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Today's Stichomancy for Monica Potter

The first excerpt represents the element of Air. It speaks of mental influences and the process of thought, and is drawn from Life on the Mississippi by Mark Twain:

that dead-bell rang out a blood-curdling alarum over my head! The shock of it nearly paralyzed me; for it was the first time I had ever heard it.

I gathered myself together and flew to the corpse-room. About midway down the outside rank, a shrouded figure was sitting upright, wagging its head slowly from one side to the other--a grisly spectacle! Its side was toward me. I hurried to it and peered into its face. Heavens, it was Adler!

Can you divine what my first thought was? Put into words, it was this: 'It seems, then, you escaped me once: there will be a different result this time!'

The second excerpt represents the element of Fire. It speaks of emotional influences and base passions, and is drawn from The Deserted Woman by Honore de Balzac:

he hoped to know the same felicity makes it clear that it will never be revived for him; if, with the sweetness of divine love still on his lips, he has dealt a deadly wound to /her/, his wife in truth, whom he forsook for a social chimera,--then he must either die or take refuge in a materialistic, selfish, and heartless philosophy, from which impassioned souls shrink in horror.

As for Mme. de Beauseant, she doubtless did not imagine that her friend's despair could drive him to suicide, when he had drunk deep of love for nine years. Possibly she may have thought that she alone was to suffer. At any rate, she did quite rightly to refuse the most humiliating of all positions; a wife may stoop for weighty social

The third excerpt represents the element of Water. It speaks of pure spiritual influences and feelings of love, and is drawn from Love and Friendship by Jane Austen:

Country around in the Stage Coach they were then in, from one of which Excursions they were at that time returning. My next enquiries were concerning Philippa and her Husband, the latter of whom I learned having spent all her fortune, had recourse for subsistence to the talent in which, he had always most excelled, namely, Driving, and that having sold every thing which belonged to them except their Coach, had converted it into a Stage and in order to be removed from any of his former Acquaintance, had driven it to Edinburgh from whence he went to Sterling every other Day. That Philippa still retaining her affection for her ungratefull Husband, had followed him to Scotland and generally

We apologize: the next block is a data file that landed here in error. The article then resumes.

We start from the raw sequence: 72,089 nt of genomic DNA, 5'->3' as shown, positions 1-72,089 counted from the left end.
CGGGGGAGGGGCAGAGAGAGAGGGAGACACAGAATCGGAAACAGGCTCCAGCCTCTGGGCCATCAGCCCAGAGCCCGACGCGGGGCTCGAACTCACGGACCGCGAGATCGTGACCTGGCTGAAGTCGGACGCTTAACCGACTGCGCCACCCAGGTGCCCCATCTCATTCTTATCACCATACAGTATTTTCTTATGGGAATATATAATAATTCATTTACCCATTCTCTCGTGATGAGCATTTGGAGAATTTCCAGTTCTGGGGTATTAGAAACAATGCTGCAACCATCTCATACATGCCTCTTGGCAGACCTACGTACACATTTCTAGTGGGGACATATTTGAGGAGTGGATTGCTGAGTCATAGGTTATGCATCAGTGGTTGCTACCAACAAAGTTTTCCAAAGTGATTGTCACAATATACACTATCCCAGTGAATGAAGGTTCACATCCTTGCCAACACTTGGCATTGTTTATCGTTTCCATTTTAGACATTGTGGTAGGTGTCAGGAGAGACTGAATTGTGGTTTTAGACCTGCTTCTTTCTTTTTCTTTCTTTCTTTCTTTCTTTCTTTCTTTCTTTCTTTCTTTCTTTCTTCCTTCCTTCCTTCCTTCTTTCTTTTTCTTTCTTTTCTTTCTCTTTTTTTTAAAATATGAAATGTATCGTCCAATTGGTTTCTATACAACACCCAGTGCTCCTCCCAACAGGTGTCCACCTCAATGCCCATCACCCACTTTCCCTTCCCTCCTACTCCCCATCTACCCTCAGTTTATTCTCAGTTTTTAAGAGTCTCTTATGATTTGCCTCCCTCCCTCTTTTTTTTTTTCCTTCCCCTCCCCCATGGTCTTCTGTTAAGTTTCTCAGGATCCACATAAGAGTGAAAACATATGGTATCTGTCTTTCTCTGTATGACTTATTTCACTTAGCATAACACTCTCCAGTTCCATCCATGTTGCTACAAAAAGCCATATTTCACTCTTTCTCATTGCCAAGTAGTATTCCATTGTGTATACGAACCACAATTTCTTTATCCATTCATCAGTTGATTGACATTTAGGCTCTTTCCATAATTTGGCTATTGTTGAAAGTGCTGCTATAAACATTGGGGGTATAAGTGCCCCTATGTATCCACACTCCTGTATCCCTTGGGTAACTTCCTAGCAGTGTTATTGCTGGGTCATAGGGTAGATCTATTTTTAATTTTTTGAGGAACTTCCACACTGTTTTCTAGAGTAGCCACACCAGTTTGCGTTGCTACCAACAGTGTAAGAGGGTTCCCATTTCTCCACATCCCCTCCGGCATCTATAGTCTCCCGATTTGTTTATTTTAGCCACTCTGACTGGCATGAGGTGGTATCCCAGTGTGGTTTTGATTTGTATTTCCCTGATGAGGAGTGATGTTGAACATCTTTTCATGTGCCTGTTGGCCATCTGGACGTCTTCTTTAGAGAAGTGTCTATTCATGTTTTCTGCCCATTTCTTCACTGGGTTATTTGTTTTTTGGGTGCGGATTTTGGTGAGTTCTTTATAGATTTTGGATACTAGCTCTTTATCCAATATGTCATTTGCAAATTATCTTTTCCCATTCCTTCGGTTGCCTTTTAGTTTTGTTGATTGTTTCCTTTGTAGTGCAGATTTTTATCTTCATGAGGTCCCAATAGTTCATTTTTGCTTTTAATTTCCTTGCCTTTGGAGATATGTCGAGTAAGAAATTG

Love and Friendship
The fourth excerpt represents the element of Earth. It speaks of physical influences and the impact of the unseen on the visible world, and is drawn from Men of Iron by Howard Pyle:

the saddle, they led him before the raised dais where the King sat.

Even the Comte de Vermoise, mortified and amazed as he must have been at the overthrow of his best knight, joined in the praise and congratulation that poured upon the young conqueror. Myles, his heart swelling with a passion of triumphant delight, looked up and met the gaze of Lady Alice fixed intently upon him. A red spot of excitement still burned in either cheek, and it flamed to a rosier red as he bowed his head to her before turning away.

Gascoyne had just removed Myles's breastplate and gorget, when Sir James Lee burst into the pavilion. All his grim coldness was

Men of Iron